October 9, 7:00
Katzen Arts Center, Abramson Family Recital Hall Event flyer
Prepare for an exciting evening of magic and mental jujitsu. “Magic and the Brain” features renowned neuroscientists Stephen Macknik and Susana Martinez-Conde, the founders of the new discipline of neuromagic and authors of the book Sleights of Mind. Understanding how our minds operate with magic can reveal how our brains work in everyday situations. Early neuromagic research also points to new approaches in a wide range of disciplines, from the diagnosis of autism to marketing techniques and education.
Macknik and Martinez-Conde researched some of the world’s greatest magicians to see what techniques they used to trick the brain. They explored how magic tricks work and how our brain is led to believe the impossible.
This is the first event hosted by the new Collaborative for Applied Perceptual Research and Innovation (CAPRI). Macknik and Martinez-Conde will present from 7-8 p.m. in the Abramson Family Recital Hall. After the presentation, interactive demonstrations will take place in the Katzen Arts Center Rotunda that showcase innovation and technology research at AU that blend scientific research, art, and experimental technology.
The event is open to people of all ages. For more information about Macknik and Martinez-Conde, visit www.sleightsofmind.com.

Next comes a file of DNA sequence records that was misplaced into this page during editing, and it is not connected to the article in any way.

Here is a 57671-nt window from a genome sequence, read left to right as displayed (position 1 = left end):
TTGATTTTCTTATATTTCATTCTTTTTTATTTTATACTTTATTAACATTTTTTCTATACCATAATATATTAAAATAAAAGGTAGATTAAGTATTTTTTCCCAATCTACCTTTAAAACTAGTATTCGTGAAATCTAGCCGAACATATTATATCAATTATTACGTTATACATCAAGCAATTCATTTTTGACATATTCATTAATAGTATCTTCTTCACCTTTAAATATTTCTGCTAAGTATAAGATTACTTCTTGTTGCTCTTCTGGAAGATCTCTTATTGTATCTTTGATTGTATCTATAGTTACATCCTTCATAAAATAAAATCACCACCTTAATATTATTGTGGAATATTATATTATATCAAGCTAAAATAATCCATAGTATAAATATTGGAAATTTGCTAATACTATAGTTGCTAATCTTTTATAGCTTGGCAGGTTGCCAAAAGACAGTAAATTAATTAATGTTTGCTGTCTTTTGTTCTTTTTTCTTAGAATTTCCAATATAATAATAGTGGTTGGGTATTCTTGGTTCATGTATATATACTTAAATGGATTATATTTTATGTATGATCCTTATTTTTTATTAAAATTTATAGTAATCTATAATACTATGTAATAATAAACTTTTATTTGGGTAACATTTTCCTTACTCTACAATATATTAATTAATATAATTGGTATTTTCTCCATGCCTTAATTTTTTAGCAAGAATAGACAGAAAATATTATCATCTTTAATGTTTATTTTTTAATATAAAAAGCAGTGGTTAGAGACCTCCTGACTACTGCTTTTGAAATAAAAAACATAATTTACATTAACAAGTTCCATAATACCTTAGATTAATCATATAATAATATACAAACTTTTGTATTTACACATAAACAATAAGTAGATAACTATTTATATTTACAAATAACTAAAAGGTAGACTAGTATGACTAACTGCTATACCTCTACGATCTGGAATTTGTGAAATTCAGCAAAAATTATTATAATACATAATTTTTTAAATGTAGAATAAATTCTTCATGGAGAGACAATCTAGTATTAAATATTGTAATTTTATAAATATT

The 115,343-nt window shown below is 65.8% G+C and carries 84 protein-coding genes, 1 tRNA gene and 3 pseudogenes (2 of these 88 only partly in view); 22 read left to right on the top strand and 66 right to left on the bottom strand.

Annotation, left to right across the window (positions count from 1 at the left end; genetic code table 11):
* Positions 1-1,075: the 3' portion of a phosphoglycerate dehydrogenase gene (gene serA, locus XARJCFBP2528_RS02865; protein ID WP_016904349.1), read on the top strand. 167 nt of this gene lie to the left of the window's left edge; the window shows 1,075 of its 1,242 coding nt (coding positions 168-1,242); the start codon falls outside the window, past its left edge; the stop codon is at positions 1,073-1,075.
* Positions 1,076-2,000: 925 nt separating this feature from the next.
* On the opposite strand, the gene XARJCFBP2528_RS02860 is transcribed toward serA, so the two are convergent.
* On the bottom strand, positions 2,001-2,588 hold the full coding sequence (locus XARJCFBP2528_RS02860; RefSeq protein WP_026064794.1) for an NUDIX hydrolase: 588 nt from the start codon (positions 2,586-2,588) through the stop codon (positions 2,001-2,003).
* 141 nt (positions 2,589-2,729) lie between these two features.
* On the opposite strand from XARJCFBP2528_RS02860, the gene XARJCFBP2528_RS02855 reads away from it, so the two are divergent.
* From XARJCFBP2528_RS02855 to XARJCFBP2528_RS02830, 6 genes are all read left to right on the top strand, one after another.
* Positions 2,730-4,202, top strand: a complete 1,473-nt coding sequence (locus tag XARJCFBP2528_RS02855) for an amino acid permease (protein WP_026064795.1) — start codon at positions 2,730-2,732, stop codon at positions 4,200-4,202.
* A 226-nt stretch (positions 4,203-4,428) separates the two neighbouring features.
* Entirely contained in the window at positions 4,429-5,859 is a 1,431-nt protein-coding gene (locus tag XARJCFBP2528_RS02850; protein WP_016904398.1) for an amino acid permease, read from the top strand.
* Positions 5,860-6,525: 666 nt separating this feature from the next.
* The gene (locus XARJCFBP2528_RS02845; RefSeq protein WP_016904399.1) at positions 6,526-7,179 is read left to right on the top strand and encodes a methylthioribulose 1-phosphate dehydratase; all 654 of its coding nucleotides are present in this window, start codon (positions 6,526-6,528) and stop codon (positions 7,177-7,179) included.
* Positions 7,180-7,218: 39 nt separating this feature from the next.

Sounding Movement: Cross-mappings in Music and Dance
December 7, 3:00
Katzen Arts Center, Studio Theatre
Experience groundbreaking new connections in technology, art, movement, and sound.
Dancer Mirenka Cechova, computer musician/software designer William Brent, and cellist NJ Snider will discuss technological and aesthetic considerations behind their new dance theatre work. The piece relies on
custom technology to create relationships between physical movement,
acoustic/computer-generated sound, and real-time video manipulation. In
parallel with the traditional dialog between dancer and musician, the
work introduces additional dialogs with phantom (recorded)
representations of the dancer and 'cellist. Various aspects of the
'cellist's playing, such as pitch, loudness, and liveliness, control
video of the dancer in real-time. Similarly, aspects of the dancer's
movement control 'cello sounds in a surround sound environment. This
requires that the cellist learn to "play" video and the dancer learn to
"play" sound in a performance context where new relationships between
movement and sound are constantly introduced and destabilized.
Brent, and Snider will discuss their work at 3 p.m. in the Katzen Arts
Center Studio Theatre (room 154). An excerpt of the piece will be
performed after the lecture.
This is the second event hosted by
the new Collaborative for Applied Perceptual Research and Innovation
(CAPRI). After the performance, interactive demonstrations will take
place in the Katzen Arts Center Rotunda. The demonstrations showcase
innovation and technology research at AU that blend scientific research,
art, and experimental technology.